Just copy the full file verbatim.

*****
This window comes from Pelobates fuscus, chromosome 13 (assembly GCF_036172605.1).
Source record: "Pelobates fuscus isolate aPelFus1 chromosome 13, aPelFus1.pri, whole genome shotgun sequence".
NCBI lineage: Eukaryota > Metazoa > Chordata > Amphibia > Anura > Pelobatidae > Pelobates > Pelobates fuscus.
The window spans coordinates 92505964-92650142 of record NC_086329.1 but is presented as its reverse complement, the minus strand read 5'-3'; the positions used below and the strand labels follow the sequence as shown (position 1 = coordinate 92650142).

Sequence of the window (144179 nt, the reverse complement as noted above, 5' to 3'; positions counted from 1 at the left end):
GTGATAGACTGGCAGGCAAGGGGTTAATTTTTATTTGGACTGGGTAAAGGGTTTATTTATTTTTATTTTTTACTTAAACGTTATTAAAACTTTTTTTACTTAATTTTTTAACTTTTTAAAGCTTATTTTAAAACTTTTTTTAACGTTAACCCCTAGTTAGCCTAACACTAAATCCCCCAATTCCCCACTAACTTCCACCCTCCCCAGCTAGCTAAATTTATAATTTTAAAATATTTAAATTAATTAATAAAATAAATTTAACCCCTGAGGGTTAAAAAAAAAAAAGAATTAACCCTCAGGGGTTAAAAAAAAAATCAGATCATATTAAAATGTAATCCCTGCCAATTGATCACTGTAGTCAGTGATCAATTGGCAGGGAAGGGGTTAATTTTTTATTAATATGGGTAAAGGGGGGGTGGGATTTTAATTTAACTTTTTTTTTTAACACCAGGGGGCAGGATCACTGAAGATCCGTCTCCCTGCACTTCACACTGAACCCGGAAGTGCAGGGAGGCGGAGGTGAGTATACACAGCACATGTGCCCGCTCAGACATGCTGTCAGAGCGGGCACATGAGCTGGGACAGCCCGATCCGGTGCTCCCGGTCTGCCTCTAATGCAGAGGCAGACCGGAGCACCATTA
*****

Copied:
This window comes from Pelobates fuscus, chromosome 13 (assembly GCF_036172605.1).
Source record: "Pelobates fuscus isolate aPelFus1 chromosome 13, aPelFus1.pri, whole genome shotgun sequence".
NCBI lineage: Eukaryota > Metazoa > Chordata > Amphibia > Anura > Pelobatidae > Pelobates > Pelobates fuscus.
The window spans coordinates 92505964-92650142 of record NC_086329.1 but is presented as its reverse complement, the minus strand read 5'-3'; the positions used below and the strand labels follow the sequence as shown (position 1 = coordinate 92650142).

Sequence of the window (144179 nt, the reverse complement as noted above, 5' to 3'; positions counted from 1 at the left end):
GTGATAGACTGGCAGGCAAGGGGTTAATTTTTATTTGGACTGGGTAAAGGGTTTATTTATTTTTATTTTTTACTTAAACGTTATTAAAACTTTTTTTACTTAATTTTTTAACTTTTTAAAGCTTATTTTAAAACTTTTTTTAACGTTAACCCCTAGTTAGCCTAACACTAAATCCCCCAATTCCCCACTAACTTCCACCCTCCCCAGCTAGCTAAATTTATAATTTTAAAATATTTAAATTAATTAATAAAATAAATTTAACCCCTGAGGGTTAAAAAAAAAAAAGAATTAACCCTCAGGGGTTAAAAAAAAAATCAGATCATATTAAAATGTAATCCCTGCCAATTGATCACTGTAGTCAGTGATCAATTGGCAGGGAAGGGGTTAATTTTTTATTAATATGGGTAAAGGGGGGGTGGGATTTTAATTTAACTTTTTTTTTTAACACCAGGGGGCAGGATCACTGAAGATCCGTCTCCCTGCACTTCACACTGAACCCGGAAGTGCAGGGAGGCGGAGGTGAGTATACACAGCACATGTGCCCGCTCAGACATGCTGTCAGAGCGGGCACATGAGCTGGGACAGCCCGATCCGGTGCTCCCGGTCTGCCTCTAATGCAGAGGCAGACCGGAGCACCATTA